TransMountain Expansion. We all know this one. Also known as the Pierre Elliot Trudeau Memorial pipeline, the TMX expansion involves the twinning of an existing pipeline that runs from basically Edmonton to Burnaby and will double the capacity of the existing line from some 400,000 bpd to 870,000 bpd. Originally proposed by Kinder Morgan in 2013, as everyone know this football has been kicked so many times the logos have rubbed off, which is good because the Feds now own it and can put their own stamp on it. Denied by the courts, obstructed by the province and observed with curiosity by Southern Resident Killer Whales, this conduit has been reapproved by the NEB and is expected to be reapproved by the Federal Cabinet just as soon as SNC Lavalin gives them permission. If it started tomorrow (it won’t), the TMX pipeline could be in service by 2022.


Keystone XL. This one is the biggie. I have always called it the most important one. It’s the pipeline that connects Alberta’s oil sands directly to Cushing and in turn to the United States Gulf Coast. You know, that place where demand for heavy oil is actually growing and where, as luck would have it, there is currently a shortage as Venezuela implodes and Mexico production continues to decline. This pipeline will carry 890,000 bpd of crude. It’s important. Late last year, an appeals court judge in Montana ordered TransCanada to stop work on the pipeline so that the US government could go back and redo its analysis of the need for the pipeline, much like the TransMountain experience. TransCanada has appealed on a number of occasions to be allowed to continue its preparatory work to avoid losing a year and a billion dollars, but the judge said no. While awaiting the new State Department study, the pipeline isn’t sitting in limbo, they continue to work on landowner issues in Nebraska and just a few days ago, the Canadian energy industry’s only friend, Donald Trump, reissued his certificate of approval for the KXL pipeline. Which is great, but still we wait. Assuming construction starts in 2020, this project will take until 2023.


Coastal Gas Link. Unlike all the oil pipelines, Coastal Gas Link is a natural gas pipeline destined (as its name suggests) for the coast. Primarily, linking the natural gas bounty of the Montney formation in NE BC and NW Alberta with the FID approved LNG Canada. Unlike the oil pipelines, this sucker is entirely self-contained in British Columbia so it requires neither NEB approval or Federal government meddling. Great for them right? Royalties, taxes and riches to the BC coffers. Hope they can solve their First Nations issues.


And that’s it folks. That’s where the industry infrastructure investment plans tap out.


Oh sure, there’s a lot of midstream gathering and processing planned to move product to new petchem facilities in the province of Alberta, there is going to be plenty of internal infrastructure built. TransCanada also has a pricy plan to improve and debottleneck the NGTL natural gas network in Western Canada.


But as it regards export pipelines to relieve the trapped in Western Canada reality of oil and gas pricing, what we have on the table is about 1.6 million bpd of extra capacity coming on stream sometime between now and 2023 and Coastal Gas Link. This may seem like a lot of room for industry to grow into until you consider that in the time between now and then, oil demand is expected to grow by 7.5 mm bpd, and Canada is actually expected to supply a lot of that.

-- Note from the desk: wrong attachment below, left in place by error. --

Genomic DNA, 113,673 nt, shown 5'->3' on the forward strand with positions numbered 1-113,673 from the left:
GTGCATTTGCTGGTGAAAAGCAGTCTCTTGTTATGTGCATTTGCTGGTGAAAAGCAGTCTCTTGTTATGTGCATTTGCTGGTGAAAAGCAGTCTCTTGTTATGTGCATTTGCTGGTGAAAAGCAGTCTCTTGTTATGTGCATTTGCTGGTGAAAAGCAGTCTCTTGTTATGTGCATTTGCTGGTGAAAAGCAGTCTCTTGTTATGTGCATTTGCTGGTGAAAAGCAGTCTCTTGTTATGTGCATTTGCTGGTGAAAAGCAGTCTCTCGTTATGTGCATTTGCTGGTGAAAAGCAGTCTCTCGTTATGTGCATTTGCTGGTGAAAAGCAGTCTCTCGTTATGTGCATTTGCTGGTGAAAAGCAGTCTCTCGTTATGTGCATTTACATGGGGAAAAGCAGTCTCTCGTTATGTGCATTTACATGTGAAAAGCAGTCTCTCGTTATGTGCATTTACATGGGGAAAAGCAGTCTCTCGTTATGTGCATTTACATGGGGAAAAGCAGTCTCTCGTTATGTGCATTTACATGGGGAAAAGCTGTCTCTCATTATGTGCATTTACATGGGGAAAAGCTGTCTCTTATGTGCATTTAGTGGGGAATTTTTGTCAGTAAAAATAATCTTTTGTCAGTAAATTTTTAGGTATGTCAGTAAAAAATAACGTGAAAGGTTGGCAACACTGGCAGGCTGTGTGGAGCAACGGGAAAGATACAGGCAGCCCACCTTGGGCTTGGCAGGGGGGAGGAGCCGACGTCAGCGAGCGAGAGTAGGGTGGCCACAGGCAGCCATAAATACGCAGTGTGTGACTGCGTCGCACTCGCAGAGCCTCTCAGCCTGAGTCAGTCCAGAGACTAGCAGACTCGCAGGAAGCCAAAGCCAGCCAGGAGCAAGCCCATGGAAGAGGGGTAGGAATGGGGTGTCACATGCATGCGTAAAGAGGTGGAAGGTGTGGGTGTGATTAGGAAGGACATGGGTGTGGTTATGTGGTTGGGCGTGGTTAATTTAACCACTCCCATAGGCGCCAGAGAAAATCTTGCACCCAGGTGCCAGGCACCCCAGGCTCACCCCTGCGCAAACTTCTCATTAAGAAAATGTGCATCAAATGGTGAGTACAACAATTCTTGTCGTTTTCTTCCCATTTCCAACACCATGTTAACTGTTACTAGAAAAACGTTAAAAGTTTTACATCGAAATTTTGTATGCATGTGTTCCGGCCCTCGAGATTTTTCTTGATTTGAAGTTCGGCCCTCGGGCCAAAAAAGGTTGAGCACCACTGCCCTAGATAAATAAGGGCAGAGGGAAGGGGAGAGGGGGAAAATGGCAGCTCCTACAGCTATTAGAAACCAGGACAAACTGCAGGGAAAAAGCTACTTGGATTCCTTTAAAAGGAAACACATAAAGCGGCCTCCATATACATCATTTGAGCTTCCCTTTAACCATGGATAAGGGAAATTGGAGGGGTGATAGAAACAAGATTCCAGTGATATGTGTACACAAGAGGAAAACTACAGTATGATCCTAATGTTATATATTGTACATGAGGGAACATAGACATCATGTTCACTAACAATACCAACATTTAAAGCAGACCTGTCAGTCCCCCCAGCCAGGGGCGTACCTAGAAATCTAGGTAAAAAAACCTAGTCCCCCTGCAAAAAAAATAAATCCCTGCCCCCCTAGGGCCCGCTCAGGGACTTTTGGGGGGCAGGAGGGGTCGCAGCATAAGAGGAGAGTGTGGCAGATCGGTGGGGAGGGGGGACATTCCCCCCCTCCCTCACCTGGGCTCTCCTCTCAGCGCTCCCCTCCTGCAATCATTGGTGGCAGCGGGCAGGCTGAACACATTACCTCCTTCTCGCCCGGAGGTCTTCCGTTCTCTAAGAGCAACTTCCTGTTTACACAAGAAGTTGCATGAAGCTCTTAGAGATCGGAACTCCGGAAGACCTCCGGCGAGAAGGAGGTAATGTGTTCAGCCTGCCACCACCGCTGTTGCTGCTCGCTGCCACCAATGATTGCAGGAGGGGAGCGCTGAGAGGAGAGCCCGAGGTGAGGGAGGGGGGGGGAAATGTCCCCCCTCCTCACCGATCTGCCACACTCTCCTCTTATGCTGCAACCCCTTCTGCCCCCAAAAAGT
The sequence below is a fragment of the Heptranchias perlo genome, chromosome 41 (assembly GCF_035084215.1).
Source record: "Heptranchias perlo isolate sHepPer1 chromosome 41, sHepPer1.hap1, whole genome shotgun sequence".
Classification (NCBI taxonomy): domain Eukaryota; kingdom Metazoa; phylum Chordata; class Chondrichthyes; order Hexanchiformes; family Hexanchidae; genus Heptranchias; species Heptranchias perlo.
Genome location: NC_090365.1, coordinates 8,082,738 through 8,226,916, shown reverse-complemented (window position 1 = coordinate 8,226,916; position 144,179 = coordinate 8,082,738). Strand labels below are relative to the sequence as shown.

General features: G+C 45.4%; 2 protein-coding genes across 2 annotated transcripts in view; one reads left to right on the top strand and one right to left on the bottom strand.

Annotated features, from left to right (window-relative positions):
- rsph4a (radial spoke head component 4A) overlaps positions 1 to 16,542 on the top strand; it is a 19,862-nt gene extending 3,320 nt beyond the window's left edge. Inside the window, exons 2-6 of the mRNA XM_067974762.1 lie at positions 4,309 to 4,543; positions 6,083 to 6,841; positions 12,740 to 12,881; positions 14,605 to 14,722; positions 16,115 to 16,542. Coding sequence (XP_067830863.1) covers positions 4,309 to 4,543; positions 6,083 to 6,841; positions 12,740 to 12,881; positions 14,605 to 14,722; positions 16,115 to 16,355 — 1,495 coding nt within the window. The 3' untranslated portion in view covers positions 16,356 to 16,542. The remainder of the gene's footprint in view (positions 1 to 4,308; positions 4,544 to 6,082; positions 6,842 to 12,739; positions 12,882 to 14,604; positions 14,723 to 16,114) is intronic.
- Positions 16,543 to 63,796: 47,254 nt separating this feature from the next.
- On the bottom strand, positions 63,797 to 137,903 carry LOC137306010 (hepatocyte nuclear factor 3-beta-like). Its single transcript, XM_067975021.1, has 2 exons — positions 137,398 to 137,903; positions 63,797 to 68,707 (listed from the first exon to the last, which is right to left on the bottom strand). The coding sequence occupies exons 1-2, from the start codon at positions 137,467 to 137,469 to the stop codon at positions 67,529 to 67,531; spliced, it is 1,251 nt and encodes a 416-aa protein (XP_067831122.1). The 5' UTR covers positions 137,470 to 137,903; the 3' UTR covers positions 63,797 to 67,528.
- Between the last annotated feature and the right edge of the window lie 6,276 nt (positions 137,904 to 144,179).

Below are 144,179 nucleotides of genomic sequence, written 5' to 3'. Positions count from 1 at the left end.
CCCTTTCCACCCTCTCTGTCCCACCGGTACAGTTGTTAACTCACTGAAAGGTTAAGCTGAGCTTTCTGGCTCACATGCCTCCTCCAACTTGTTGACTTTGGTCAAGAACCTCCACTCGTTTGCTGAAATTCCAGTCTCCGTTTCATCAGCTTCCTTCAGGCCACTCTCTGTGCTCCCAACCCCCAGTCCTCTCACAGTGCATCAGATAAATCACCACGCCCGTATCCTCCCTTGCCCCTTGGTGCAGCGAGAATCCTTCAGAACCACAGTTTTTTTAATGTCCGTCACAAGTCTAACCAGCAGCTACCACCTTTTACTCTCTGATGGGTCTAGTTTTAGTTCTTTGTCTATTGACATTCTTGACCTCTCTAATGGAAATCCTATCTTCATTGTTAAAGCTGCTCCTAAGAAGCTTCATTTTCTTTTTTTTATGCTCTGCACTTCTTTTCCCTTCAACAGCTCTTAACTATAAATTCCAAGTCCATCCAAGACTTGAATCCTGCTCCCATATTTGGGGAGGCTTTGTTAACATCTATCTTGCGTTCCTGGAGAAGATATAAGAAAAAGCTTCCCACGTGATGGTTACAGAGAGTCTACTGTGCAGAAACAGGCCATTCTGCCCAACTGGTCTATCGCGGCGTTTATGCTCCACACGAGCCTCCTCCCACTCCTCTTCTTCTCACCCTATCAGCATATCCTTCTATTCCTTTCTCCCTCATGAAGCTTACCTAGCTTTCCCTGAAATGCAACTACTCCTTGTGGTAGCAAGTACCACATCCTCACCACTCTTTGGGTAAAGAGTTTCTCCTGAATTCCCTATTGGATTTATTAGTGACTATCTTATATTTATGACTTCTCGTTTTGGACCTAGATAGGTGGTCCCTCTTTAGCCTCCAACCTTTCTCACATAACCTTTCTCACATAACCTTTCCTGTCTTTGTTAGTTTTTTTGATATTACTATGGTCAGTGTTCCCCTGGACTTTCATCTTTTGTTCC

We hear a lot about all the pipelines that get approved in Texas with a simple phone call – admittedly an exaggeration – but the reality is that there are a half dozen projects in the works to get oil and associated gas from the Permian and elsewhere to the Gulf Coast, half of which will be in service before we complete an approved pipeline and maybe before we get shovels ion the ground on TMX or KXL. This underscores once again that when it comes to infrastructure, Americans GET IT DONE while we dither, delay and fritter away opportunity.


So where are the visionary plans? We have the capacity to increase our exports and sure, there are some. The Eagle Spirit proposal for example, an aboriginal owned pipeline from the oilsands to the coast is one. Energy East was one. Northern Gateway was one. The idea of an Energy and commodity corridor stretching across Northern Canada is another idea. They just aren’t happening. They aren’t jumping off the drawing board for a variety of reasons, but two stand out.


The first reason is that there are currently no major expansion plans for the oilsands that will require additional pipeline capacity. Why is that? Well, price has a major role to play, but so does the regulatory environment which is the second reason or the first reason that causes the second one. All I know is that right now, the proposed new regulatory regime has put a deep-freeze on any proposed new export infrastructure.


What new regulatory regime am I talking about? Well none other than Bills C69 and C48.


Why do they matter? We’ve covered this, but basically Bill C69 is the new Impact Assessment Act, which is so poorly (perfectly?) designed that it is highly likely to discourage any self-respecting pipeline proponent from undertaking any billion dollar proposals for a major export pipeline… ever. The weaknesses have been highlighted ad nauseum, and I encourage you to visit the “Suits and Boots” webpage for some informative information, but in my layman view of things the following major weaknesses give me pause:


  • Bill C69 politicizes infrastructure by giving the Environment Minister a veto. So even after going through all the hoops, a project can still be denied. Who would apply for that?
  • In the old days of the NEB, to get a hearing at the review stage, you had to be relevant, proximal or affected. Now you just need a pulse. Everyone can and will have standing. This will lead to colossal delays in process and open up hundreds of avenues for appeal. Basically making the process impossible to finish.
  • First Nations will be allowed to give secret testimony as part of the assessment. So a multi-billion dollar project can be turned based on evidence given that the proponent will never hear about
  • Projects will need to be assessed on the basis of the intersection of gender, race and hockey team choice. Great. But who cares? Federal law requires this anyway. Why does this have to be enshrined in law to determine whether a tube can go underground to get from A to B.